Do you ever tell little lies? Are you keeping secrets in your life? FYI: There is a connection between these two behaviors and disordered boundaries.
Many of us (myself included) learned from a young age that telling little “white lies” was harmless, and even polite in certain circumstances. Just as many of us were put in situations in our childhood to keep other people’s secrets. For example, someone tells you something about someone else and then tells you not to tell them (triangulation).
These behaviors are common dysfunctional communication patterns inside family and friendship systems. The bottom line is when we are telling a lie to avoid discomfort or spare someone’s feelings or when we are caught in a triangulation of secrets, we are out of integrity with ourselves.
In this week’s episode, I’m breaking down the impact small (or big) lies and secrets can have on your relationships and giving you some tips so you can build more trust and intimacy with healthy boundaries.
First, if you’re already thinking, “Oh, no, this is me,” please, be compassionate with yourself. Don’t judge yourself too harshly. I was a massive triangulator and not always a truth-teller in my past before I learned how to make conscious choices in integrity with the person I want to be.
When I was younger, I thought it was okay to make up an excuse for myself about things. I’ll never forget the therapy session when the light bulb went off. I was in college at the time and I remember casually mentioning to my therapist something like, “ Oh, I was late for work this morning, so I told them I had a flat tire.”
At the end of the session, my therapist hits me with this bomb: “ Ok, so in this session, Terri, we’ve established you are a person who lies.” Cue my jaw dropping to the floor.
I worked with my therapist for a long time to be someone who kept my word, someone who other people could count on and trust me, it required unlearning and discipline. But it was worth it. Talking true made my life more real and my interactions much more authentic. Most importantly, I became someone I could count on and trust.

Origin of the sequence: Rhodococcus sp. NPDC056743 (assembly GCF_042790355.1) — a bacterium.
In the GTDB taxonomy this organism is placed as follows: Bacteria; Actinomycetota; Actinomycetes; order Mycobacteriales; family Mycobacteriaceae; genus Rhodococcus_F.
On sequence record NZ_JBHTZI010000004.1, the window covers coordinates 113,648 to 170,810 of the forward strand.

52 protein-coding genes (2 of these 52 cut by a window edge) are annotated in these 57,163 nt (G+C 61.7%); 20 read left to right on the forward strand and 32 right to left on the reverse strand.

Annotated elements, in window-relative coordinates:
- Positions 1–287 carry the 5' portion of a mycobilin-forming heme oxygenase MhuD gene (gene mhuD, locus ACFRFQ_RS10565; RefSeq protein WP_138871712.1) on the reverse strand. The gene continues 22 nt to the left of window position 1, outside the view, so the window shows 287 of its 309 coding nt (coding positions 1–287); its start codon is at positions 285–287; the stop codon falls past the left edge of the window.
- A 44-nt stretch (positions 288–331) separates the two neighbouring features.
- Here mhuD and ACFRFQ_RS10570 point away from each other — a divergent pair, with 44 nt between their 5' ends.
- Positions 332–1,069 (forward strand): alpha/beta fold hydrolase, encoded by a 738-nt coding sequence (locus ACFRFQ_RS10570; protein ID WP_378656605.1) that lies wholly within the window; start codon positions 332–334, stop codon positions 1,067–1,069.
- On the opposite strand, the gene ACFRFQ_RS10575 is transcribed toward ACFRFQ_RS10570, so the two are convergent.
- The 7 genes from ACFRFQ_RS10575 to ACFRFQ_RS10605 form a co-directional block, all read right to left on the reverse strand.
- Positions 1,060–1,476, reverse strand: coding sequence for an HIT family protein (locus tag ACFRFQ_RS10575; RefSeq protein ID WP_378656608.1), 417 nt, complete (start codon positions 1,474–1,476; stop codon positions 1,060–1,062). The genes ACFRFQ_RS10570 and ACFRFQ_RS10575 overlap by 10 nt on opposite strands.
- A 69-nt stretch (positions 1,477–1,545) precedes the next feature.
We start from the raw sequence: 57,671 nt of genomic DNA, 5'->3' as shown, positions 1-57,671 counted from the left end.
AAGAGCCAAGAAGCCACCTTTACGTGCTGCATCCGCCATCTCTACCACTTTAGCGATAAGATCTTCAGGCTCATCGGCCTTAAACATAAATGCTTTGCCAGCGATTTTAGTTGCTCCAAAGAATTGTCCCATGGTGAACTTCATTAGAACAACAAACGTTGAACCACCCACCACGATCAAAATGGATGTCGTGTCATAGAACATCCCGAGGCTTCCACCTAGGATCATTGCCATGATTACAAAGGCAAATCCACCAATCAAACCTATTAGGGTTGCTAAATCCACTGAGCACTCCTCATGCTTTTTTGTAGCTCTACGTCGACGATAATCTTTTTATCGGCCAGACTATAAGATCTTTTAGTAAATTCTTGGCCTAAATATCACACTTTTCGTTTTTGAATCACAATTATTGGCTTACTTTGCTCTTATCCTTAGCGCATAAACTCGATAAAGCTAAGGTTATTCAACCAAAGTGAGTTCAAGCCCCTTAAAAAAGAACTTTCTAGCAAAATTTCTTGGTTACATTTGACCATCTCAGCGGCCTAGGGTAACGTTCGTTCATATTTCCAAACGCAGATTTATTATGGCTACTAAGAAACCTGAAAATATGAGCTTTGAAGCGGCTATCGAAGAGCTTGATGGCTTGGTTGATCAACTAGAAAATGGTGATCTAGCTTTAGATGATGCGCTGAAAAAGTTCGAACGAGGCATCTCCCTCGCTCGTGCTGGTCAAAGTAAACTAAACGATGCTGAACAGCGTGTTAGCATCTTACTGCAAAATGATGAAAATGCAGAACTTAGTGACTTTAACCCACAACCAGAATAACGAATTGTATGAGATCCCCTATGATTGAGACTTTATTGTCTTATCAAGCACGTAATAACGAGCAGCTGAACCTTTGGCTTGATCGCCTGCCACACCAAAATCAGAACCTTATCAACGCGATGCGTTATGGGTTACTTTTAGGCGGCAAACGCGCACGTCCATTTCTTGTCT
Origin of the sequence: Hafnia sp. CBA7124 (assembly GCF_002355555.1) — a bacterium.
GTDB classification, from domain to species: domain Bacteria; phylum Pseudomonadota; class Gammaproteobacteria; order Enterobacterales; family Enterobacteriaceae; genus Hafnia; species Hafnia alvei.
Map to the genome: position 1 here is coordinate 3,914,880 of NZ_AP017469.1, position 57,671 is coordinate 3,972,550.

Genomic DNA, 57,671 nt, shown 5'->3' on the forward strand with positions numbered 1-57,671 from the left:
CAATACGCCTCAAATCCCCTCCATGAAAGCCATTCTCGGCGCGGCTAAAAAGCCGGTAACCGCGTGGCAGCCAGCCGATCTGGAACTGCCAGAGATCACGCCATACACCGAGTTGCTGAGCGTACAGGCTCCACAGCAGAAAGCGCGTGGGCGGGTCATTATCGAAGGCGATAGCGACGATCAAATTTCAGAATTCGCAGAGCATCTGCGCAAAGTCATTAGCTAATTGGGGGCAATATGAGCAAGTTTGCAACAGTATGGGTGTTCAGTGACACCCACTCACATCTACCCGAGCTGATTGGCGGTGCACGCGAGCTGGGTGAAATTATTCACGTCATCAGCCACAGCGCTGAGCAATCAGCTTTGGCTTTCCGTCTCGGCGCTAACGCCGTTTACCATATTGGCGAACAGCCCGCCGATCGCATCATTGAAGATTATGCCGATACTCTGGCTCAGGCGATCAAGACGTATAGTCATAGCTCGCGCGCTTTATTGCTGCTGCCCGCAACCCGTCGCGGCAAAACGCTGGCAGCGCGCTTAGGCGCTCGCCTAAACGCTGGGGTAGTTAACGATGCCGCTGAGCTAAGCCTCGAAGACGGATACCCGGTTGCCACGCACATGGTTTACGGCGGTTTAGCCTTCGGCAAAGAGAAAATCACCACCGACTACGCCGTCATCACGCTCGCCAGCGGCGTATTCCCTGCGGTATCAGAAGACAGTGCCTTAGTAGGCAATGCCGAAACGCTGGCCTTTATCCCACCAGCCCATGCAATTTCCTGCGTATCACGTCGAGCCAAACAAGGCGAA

There is a strength of character that comes with the ability to own your mistakes, to be sorry, to learn from them, and to move on – rather than trying to “make life easier” by fudging the truth.
Avoiding or omitting the truth (when it is your truth to share) is a disordered communication boundary and a disordered emotional boundary. If it’s happening in your life, you might feel overly responsible for the way other people are feeling or how you project or imagine they might feel if you told the truth.
If you are feeling a tug to be in integrity with yourself as I did all those years ago in my therapist’s office, I invite you to first get brave and really honest with yourself. Where are you doing this and with whom? How often? And, how much of the time does it actually make your life easier? What I can tell you is it does take courage to have tough conversations, but it is so worth it. And remember you can always do it with kindness.
Inside this week’s guide, I’m giving you some questions to ask yourself to see where you are taking the little-white-lie shortcut because the first step to changing anything is raising your awareness. Here are a few to get you started:
- Do you say things you don’t mean to avoid discomfort, such as accepting an invitation to an event you have no intention of attending?
Answer true or false to the following statements:
- I sometimes use small lies to avoid conflict. For example, I might Dodge a call from a demanding pal or say, I’m eating dinner when I’m not.
- I tend to flatter others to manipulate a situation.
- I break promises to myself and others.
- I complain about pals behind their back but rarely communicate my displeasure directly.
More than 2 YES’s? Go download the complete guide right here!